Inoculation and Cell Expansion: For the one-step cell inoculation and subsequent expansion, we used Biostat CultiBag RM 20 system in repeated fed-batch mode, with sampling twice a day. One frozen 60-mL KryoSure bag delivered the seed inoculum for each Biostat bag (optical). Two hours before inoculation, we filled the bags with 500 mL of culture medium to equilibrate the process temperature and calibrate the sensor probes (16 rpm, 0.1 vvm, 27 °C, 6° angle). Afterward, we placed the culture bags in a 37 °C water bath and thawed the High Five suspension cells over three minutes to minimize formation of intracellular ice crystals. Without additional washing to reduce DMSO concentration, cell broth from each KryoSure bag was aseptically transferred through a spike port for an inoculation rate of 1 × 106 cells/mL. We operated the single-use bioreactor at 27 °C with an aeration rate of 0.2 vvm. Rocking began at a 6° angle and 16 rpm. DO was regulated by increasing the rocking rate and added aeration with pure oxygen (8). Removal of culture broth and successive feeding (48 and 72 hours p.i.) ensured MCDs an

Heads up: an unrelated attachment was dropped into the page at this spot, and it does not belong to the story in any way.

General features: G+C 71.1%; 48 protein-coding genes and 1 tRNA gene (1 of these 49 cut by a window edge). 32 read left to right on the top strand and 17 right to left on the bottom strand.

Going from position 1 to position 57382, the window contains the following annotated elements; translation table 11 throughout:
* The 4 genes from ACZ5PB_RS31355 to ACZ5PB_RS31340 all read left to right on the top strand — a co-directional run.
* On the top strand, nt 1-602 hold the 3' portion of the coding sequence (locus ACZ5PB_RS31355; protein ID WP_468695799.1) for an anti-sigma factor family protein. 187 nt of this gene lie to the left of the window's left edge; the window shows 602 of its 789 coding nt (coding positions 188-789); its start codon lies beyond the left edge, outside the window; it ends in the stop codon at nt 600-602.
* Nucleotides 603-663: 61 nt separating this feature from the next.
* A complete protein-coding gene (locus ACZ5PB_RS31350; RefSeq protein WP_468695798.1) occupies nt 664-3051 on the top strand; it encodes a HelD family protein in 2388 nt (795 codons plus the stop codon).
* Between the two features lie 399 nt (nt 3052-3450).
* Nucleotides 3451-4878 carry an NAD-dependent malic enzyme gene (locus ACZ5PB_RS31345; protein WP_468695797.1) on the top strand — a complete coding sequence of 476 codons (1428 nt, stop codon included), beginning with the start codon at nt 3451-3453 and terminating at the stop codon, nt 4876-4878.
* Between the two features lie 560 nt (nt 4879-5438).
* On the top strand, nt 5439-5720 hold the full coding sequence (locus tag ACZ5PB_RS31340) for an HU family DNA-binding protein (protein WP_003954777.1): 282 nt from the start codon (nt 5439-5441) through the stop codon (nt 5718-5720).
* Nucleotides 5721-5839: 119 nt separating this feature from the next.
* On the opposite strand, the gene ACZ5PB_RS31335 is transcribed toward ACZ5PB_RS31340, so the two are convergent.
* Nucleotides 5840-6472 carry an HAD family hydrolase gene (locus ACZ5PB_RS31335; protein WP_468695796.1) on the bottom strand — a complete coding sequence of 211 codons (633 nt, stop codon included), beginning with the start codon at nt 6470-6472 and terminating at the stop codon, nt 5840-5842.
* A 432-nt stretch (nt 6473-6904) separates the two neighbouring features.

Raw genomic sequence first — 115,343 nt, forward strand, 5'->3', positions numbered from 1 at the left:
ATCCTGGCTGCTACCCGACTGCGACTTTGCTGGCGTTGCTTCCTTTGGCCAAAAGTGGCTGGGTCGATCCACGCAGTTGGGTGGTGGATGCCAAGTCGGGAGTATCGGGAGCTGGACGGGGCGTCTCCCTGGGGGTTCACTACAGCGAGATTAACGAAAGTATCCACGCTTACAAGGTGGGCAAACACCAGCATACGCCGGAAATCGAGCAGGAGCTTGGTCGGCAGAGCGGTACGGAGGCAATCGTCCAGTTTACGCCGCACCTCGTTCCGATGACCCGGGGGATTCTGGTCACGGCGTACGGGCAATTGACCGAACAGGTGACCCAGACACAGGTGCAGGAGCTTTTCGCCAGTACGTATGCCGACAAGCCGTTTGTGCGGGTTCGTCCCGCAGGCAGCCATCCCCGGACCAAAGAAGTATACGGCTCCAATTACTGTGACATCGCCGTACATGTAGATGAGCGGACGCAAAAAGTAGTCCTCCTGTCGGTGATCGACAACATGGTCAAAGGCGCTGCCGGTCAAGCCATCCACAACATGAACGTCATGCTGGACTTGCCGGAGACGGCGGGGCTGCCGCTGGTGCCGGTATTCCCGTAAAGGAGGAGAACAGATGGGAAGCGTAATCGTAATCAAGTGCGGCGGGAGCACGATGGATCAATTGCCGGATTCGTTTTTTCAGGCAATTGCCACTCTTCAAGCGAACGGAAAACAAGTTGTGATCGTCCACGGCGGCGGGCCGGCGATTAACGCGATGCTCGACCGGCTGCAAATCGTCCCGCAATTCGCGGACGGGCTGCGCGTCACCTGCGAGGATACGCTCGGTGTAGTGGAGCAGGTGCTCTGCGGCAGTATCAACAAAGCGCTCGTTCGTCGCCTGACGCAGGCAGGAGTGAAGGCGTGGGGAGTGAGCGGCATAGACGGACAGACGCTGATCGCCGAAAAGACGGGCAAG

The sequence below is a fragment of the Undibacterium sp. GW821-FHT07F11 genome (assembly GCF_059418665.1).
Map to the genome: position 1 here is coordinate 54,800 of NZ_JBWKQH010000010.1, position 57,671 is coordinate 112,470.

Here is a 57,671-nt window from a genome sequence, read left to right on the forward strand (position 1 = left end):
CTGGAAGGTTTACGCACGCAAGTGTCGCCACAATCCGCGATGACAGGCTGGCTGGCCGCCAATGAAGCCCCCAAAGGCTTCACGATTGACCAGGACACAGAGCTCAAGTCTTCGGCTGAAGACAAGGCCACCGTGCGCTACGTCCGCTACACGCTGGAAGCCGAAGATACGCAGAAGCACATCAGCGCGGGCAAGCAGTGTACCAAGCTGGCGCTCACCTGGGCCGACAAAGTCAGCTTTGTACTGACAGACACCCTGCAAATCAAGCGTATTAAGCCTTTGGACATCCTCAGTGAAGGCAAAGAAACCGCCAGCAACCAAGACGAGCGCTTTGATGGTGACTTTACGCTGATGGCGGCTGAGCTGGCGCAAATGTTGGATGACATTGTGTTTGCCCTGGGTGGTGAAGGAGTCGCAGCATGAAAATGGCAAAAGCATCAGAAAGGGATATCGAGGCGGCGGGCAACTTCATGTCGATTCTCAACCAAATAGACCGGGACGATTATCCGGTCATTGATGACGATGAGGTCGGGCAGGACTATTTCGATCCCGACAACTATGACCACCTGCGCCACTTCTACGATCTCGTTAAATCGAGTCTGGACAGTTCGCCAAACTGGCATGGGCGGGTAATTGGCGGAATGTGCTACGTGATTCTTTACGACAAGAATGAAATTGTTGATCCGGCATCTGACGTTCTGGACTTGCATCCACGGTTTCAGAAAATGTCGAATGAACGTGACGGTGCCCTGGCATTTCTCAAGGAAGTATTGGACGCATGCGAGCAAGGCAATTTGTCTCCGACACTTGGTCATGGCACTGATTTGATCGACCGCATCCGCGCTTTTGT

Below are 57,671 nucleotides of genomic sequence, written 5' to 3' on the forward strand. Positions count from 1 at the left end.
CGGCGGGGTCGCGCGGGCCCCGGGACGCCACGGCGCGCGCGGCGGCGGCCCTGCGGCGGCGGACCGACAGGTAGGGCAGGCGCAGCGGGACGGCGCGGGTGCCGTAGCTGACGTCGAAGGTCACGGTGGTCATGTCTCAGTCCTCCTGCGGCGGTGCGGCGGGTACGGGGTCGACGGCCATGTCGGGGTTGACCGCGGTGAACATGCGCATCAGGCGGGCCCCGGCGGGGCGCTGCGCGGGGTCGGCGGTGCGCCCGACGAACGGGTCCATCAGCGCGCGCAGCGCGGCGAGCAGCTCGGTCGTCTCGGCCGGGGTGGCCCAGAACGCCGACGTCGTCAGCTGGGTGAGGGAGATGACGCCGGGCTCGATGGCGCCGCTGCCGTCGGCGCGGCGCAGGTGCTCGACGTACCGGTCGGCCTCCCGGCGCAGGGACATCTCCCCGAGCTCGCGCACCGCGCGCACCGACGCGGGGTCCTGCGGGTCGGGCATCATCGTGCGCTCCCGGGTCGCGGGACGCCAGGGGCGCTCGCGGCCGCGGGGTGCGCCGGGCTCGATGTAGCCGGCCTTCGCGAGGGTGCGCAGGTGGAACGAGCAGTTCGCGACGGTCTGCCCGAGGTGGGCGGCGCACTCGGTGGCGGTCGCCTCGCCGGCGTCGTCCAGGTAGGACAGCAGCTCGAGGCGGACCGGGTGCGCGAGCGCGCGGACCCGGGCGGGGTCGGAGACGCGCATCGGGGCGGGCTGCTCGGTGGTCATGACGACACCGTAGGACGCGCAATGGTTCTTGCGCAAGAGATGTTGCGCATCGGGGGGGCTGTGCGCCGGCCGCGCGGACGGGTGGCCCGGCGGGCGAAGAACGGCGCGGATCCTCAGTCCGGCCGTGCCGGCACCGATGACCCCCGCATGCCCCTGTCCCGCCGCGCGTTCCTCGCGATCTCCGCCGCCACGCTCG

d viabilities >97% in the shortest possible time.
We compared our results with those of cultivations in 500-mL single-use shake flasks (100-mL culture volumes with culture broth removal and feeding performed twice) seeded with cells from 60-mL cryogenic bag, and results from a vial-based cell growth procedure in wave-mixed bioreactors. In the latter (Figure 2A), the bioreactor bag (batch mode, 1 L culture volume) was seeded with cells from a maintenance shake-flask culture (50-mL culture volume). Parallel to each bioreactor run, we carried out a growth control experiment with a shake-flask culture. The control culture was seeded with inoculum from one vial. All membrane-aerated shake flasks (Corning) were inoculated with 1 × 106 viable cells/mL and shaken at a temperature of 27 °C, with a frequency of 100 rpm and a 25-mm shaking diameter in a Multitron Cell incubator from Infors.